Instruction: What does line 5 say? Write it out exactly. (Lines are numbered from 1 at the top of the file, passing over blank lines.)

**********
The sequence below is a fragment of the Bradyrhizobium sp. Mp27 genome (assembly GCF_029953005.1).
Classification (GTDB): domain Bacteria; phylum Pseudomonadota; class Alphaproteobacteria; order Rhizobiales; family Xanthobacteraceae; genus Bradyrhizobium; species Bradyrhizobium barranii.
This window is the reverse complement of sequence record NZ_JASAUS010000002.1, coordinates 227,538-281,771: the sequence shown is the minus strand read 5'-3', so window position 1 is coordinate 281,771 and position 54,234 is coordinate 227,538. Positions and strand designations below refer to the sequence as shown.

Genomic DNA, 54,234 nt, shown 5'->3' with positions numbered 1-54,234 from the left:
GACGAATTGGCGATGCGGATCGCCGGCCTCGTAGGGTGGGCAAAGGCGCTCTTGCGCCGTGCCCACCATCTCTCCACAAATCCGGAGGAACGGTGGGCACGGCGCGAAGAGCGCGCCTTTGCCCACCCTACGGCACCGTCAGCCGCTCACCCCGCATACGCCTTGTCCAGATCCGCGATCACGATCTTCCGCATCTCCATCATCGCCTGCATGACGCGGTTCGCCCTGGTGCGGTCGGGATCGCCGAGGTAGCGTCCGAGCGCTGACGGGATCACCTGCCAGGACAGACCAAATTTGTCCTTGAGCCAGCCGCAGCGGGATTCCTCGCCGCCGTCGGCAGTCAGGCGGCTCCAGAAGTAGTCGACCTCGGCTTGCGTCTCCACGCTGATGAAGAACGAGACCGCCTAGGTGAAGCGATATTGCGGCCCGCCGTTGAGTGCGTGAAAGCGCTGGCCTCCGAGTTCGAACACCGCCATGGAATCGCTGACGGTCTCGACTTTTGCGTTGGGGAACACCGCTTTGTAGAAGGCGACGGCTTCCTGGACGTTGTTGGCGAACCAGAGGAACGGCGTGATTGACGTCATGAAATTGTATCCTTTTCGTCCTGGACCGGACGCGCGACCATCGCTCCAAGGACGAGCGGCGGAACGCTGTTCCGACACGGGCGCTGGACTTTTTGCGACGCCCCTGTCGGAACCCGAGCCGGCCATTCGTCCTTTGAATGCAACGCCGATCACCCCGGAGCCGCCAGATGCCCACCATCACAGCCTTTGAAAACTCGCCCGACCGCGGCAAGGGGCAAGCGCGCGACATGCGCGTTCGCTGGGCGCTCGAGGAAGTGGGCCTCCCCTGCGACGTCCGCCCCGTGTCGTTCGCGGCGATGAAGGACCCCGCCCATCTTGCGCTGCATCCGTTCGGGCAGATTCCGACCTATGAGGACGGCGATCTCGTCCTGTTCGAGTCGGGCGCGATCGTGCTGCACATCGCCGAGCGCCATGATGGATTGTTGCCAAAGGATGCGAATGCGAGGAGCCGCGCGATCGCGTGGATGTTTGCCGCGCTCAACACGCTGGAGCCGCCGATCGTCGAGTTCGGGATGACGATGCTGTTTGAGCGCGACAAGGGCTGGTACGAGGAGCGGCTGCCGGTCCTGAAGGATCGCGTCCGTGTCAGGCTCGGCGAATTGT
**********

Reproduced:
GACGAATTGGCGATGCGGATCGCCGGCCTCGTAGGGTGGGCAAAGGCGCTCTTGCGCCGTGCCCACCATCTCTCCACAAATCCGGAGGAACGGTGGGCACGGCGCGAAGAGCGCGCCTTTGCCCACCCTACGGCACCGTCAGCCGCTCACCCCGCATACGCCTTGTCCAGATCCGCGATCACGATCTTCCGCATCTCCATCATCGCCTGCATGACGCGGTTCGCCCTGGTGCGGTCGGGATCGCCGAGGTAGCGTCCGAGCGCTGACGGGATCACCTGCCAGGACAGACCAAATTTGTCCTTGAGCCAGCCGCAGCGGGATTCCTCGCCGCCGTCGGCAGTCAGGCGGCTCCAGAAGTAGTCGACCTCGGCTTGCGTCTCCACGCTGATGAAGAACGAGACCGCCTAGGTGAAGCGATATTGCGGCCCGCCGTTGAGTGCGTGAAAGCGCTGGCCTCCGAGTTCGAACACCGCCATGGAATCGCTGACGGTCTCGACTTTTGCGTTGGGGAACACCGCTTTGTAGAAGGCGACGGCTTCCTGGACGTTGTTGGCGAACCAGAGGAACGGCGTGATTGACGTCATGAAATTGTATCCTTTTCGTCCTGGACCGGACGCGCGACCATCGCTCCAAGGACGAGCGGCGGAACGCTGTTCCGACACGGGCGCTGGACTTTTTGCGACGCCCCTGTCGGAACCCGAGCCGGCCATTCGTCCTTTGAATGCAACGCCGATCACCCCGGAGCCGCCAGATGCCCACCATCACAGCCTTTGAAAACTCGCCCGACCGCGGCAAGGGGCAAGCGCGCGACATGCGCGTTCGCTGGGCGCTCGAGGAAGTGGGCCTCCCCTGCGACGTCCGCCCCGTGTCGTTCGCGGCGATGAAGGACCCCGCCCATCTTGCGCTGCATCCGTTCGGGCAGATTCCGACCTATGAGGACGGCGATCTCGTCCTGTTCGAGTCGGGCGCGATCGTGCTGCACATCGCCGAGCGCCATGATGGATTGTTGCCAAAGGATGCGAATGCGAGGAGCCGCGCGATCGCGTGGATGTTTGCCGCGCTCAACACGCTGGAGCCGCCGATCGTCGAGTTCGGGATGACGATGCTGTTTGAGCGCGACAAGGGCTGGTACGAGGAGCGGCTGCCGGTCCTGAAGGATCGCGTCCGTGTCAGGCTCGGCGAATTGT